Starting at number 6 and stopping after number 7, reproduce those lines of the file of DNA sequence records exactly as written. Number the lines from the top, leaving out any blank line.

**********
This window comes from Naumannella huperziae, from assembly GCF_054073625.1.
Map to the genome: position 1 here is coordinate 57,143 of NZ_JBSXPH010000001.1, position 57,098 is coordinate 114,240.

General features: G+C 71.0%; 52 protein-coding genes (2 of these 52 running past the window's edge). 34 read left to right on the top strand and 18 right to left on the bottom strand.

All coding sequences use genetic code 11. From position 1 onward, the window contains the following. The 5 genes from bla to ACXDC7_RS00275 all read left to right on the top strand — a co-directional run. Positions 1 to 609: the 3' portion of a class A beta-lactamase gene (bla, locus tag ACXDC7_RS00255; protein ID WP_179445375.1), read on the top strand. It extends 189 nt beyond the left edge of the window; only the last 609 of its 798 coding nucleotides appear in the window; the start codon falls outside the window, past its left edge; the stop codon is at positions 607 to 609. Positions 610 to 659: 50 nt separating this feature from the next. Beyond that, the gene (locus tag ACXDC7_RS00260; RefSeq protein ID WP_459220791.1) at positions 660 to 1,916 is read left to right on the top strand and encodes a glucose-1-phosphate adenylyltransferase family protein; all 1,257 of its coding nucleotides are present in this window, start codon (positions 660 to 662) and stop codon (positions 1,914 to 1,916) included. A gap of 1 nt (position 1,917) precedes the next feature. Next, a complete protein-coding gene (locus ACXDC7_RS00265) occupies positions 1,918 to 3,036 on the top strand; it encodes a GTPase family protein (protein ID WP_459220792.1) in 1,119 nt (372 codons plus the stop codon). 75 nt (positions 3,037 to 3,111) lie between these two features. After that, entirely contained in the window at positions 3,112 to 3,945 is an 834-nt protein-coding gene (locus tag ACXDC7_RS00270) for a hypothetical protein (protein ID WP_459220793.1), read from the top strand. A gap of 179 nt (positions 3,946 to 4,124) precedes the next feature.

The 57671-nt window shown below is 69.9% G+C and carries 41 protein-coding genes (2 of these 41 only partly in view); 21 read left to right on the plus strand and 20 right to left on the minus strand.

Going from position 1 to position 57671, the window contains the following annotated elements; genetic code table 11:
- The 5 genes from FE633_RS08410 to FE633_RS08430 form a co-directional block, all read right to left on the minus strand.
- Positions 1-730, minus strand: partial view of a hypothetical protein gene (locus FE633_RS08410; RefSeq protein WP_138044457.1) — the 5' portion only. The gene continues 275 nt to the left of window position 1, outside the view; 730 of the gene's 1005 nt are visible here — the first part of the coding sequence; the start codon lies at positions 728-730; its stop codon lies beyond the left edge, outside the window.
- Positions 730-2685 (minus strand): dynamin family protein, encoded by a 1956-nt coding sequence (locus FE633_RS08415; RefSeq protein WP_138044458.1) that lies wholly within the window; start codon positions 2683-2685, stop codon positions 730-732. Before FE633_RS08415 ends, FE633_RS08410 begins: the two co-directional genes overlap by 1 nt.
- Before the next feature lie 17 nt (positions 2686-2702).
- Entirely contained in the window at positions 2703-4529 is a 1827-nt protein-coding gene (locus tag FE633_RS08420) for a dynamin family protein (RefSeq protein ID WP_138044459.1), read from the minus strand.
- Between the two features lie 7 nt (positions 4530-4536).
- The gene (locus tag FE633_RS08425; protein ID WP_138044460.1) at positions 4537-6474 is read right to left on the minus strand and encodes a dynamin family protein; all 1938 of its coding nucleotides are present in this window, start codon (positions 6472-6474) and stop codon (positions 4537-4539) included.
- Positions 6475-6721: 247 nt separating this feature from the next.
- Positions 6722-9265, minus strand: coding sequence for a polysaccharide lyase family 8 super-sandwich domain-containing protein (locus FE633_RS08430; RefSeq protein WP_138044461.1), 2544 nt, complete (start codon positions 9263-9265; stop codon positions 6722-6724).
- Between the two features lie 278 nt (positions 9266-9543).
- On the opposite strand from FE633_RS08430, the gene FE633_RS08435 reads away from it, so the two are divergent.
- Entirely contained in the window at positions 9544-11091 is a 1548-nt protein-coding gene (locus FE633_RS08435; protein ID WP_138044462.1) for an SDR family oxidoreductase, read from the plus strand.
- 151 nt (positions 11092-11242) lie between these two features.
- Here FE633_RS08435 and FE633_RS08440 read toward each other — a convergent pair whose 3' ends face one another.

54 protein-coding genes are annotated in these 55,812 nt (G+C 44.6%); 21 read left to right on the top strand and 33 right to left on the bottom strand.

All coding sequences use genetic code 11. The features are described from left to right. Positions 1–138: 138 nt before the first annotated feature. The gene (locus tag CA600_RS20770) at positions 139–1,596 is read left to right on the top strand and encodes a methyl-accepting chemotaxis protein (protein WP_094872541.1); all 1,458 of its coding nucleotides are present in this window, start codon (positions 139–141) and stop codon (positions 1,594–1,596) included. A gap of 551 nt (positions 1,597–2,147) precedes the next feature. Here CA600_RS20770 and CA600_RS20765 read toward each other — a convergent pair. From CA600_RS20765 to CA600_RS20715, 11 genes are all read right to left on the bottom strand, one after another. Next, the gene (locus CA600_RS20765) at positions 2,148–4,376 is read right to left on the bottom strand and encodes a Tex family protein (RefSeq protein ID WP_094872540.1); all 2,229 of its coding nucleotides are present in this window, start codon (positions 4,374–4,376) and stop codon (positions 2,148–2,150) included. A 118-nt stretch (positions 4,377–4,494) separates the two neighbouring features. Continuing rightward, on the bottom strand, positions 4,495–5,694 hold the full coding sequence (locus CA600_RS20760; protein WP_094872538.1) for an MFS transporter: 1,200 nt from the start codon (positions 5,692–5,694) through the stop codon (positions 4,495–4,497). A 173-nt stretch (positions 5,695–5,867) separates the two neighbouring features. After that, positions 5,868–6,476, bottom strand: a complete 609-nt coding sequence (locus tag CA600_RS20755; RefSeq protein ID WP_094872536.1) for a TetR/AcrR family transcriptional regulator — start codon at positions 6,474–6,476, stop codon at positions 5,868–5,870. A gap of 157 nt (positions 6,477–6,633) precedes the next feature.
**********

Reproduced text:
Going from position 1 to position 57671, the window contains the following annotated elements; genetic code table 11:
- The 5 genes from FE633_RS08410 to FE633_RS08430 form a co-directional block, all read right to left on the minus strand.